Yeah, classes are difficult and students suffer to have time to prepare for interviews and other exams like CFA and FRM. To be honest, our classes are hard and the homeworks are time-consuming. If you want to do option pricing, use numerical methods to solve PDEs , this program is the place to go. Professor is really good at this topic.

Yeah, project labs are extremely helpful. Project lab in this quarter is providing internship opportunities for almost half the students (45-50 students). We have companies like CME, Euroex and also have chicago local prop shops to work for. There are a wide range of projects you can apply for. Although these projects are usually hard and time-consuming as well, the experience is valuable and a good add-on on the resumes. They can turn into jobs as well.

Yeah, career offices are improving and doing better. Career office are helping students to set up interview using their connections and the connections of the Professors. I was in an interview yesterday with a PE firm who look to hire a quant to model FX,credit default and Real Estate market. The firm was referred from one of our professors. Career offices have been working very hard especially Edonna to help us along the way.

In short, UoC MSFM is improving and doing much better than it was. Last year there was alumni going to GS,JP and MS strat team. Having our program name on resume helps us a lot to get interview calls from various companies including big firms on the street. After you get the first interview, your school does not matter anymore. It is about the knowledge you know and how you can contribute those to the real work.
 

lejing

New Member
I remember last year around the same time, I received an offer from UoC MSFM program and was searching for all available information online for this program. After being here almost two quarters, I feel like I should share some of the thoughts that I have right now. I will try to say unbiased for the entire process

Yeah, the class size is unusually large this year, but it is unlikely going to happen again. I remembered talking to the admission officer and was told that this year they gave around 120 offers and around 100 of them are accepted and decided to come. Usually when you give 120 offers, you are only expecting half of them to come. But yeah, something interesting happened last year. I know 3 to 5 of us gave up offer like Columbia MFE Baruch MFE to come here, because Chicago is where all the prop shops are. If you know what you want to do for your career, the decision would be easier to make.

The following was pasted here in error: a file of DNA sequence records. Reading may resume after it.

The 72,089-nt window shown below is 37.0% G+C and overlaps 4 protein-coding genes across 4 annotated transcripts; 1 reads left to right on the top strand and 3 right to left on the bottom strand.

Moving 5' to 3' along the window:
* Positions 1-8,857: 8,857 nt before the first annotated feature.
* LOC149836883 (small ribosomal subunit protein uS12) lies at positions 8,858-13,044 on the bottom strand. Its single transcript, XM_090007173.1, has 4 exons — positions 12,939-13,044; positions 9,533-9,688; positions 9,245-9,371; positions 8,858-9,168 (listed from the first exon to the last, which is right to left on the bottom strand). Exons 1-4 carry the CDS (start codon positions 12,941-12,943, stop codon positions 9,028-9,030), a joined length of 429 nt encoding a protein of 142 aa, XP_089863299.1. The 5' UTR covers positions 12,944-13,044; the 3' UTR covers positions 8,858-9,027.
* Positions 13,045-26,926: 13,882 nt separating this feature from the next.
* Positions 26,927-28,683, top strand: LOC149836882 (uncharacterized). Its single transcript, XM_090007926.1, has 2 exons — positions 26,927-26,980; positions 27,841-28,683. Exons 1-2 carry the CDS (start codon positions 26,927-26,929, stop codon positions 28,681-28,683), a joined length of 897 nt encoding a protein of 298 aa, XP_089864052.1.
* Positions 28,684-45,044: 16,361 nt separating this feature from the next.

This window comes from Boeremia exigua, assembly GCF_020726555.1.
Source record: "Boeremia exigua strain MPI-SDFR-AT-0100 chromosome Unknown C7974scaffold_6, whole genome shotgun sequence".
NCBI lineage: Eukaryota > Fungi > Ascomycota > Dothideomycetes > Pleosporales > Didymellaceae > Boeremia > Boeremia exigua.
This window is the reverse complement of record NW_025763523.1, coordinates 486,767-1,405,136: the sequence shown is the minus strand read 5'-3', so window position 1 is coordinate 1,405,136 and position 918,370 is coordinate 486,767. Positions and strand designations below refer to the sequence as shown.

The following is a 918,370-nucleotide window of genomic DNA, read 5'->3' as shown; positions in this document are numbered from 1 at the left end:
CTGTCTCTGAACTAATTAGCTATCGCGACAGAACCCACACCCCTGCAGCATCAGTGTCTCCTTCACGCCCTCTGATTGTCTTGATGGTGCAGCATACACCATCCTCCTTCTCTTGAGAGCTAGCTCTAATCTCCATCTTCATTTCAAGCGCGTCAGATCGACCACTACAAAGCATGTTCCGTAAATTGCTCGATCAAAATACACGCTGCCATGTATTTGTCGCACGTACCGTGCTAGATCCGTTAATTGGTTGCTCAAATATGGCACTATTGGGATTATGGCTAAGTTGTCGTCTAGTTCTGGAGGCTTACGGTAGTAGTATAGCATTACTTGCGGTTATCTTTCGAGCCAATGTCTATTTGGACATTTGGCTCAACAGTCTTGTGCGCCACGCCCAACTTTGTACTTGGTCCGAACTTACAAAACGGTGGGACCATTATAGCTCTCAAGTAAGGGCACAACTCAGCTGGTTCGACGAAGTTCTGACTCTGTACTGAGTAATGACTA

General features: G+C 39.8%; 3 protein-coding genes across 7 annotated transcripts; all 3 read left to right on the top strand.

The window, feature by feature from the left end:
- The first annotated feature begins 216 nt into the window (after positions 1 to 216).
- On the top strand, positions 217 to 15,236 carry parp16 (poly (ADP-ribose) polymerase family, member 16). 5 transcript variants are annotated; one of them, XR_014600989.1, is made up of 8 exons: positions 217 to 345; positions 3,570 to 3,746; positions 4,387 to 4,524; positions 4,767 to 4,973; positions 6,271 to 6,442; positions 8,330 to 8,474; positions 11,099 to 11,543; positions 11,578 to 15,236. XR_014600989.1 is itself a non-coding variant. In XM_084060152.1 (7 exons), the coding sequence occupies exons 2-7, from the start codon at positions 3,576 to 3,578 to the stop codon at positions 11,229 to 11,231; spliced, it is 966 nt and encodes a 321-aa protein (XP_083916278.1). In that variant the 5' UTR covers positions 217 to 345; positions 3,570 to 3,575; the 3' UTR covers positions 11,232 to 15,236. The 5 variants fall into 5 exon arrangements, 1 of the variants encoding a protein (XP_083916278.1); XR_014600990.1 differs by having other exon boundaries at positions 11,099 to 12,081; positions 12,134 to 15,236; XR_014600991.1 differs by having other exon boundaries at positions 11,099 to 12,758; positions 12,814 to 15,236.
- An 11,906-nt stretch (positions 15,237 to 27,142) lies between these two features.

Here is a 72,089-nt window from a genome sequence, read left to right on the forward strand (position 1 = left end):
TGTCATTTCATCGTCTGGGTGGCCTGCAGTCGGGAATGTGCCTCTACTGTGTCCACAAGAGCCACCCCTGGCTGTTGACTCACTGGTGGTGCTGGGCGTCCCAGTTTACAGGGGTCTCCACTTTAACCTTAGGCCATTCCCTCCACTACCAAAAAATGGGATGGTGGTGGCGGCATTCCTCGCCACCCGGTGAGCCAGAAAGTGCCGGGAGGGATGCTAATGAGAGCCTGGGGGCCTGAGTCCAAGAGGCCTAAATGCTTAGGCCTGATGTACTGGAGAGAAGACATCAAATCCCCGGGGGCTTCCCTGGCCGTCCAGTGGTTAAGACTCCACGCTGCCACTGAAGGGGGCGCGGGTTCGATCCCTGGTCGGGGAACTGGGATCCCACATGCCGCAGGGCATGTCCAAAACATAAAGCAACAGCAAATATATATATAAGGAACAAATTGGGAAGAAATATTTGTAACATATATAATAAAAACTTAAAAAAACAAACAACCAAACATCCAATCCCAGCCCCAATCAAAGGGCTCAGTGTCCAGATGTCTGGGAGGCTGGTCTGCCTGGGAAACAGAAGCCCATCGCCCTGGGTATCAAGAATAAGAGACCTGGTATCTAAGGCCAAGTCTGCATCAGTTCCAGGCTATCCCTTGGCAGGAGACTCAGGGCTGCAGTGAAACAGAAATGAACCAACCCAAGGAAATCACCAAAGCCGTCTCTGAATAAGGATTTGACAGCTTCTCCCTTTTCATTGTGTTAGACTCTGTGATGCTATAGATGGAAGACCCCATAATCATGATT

Yeah, classes are difficult and students suffer to have time to prepare for interviews and other exams like CFA and FRM. To be honest, our classes are hard and the homeworks are time-consuming. If you want to do option pricing, use numerical methods to solve PDEs , this program is the place to go. Professor is really good at this topic.

Yeah, project labs are extremely helpful. Project lab in this quarter is providing internship opportunities for almost half the students (45-50 students). We have companies like CME, Euroex and also have chicago local prop shops to work for. There are a wide range of projects you can apply for. Although these projects are usually hard and time-consuming as well, the experience is valuable and a good add-on on the resumes. They can turn into jobs as well.

Yeah, career offices are improving and doing better. Career office are helping students to set up interview using their connections and the connections of the Professors. I was in an interview yesterday with a PE firm who look to hire a quant to model FX,credit default and Real Estate market. The firm was referred from one of our professors. Career offices have been working very hard especially Edonna to help us along the way.

In short, UoC MSFM is improving and doing much better than it was. Last year there was alumni going to GS,JP and MS strat team. Having our program name on resume helps us a lot to get interview calls from various companies including big firms on the street. After you get the first interview, your school does not matter anymore. It is about the knowledge you know and how you can contribute those to the real work.
Hi, Simon! Thank you so much for the input! It definitely helps a lot!

One thing I am curious about, are there a lot of students going into risk management in the program? Or are most going into trading?
 

Simon.ZY

Member
Hi, Simon! Thank you so much for the input! It definitely helps a lot!

One thing I am curious about, are there a lot of students going into risk management in the program? Or are most going into trading?
No problem. I would say half and half. A lot of risk positions here in Chicago. And this program does offer some good risk management classes to prepare students to do quant risk.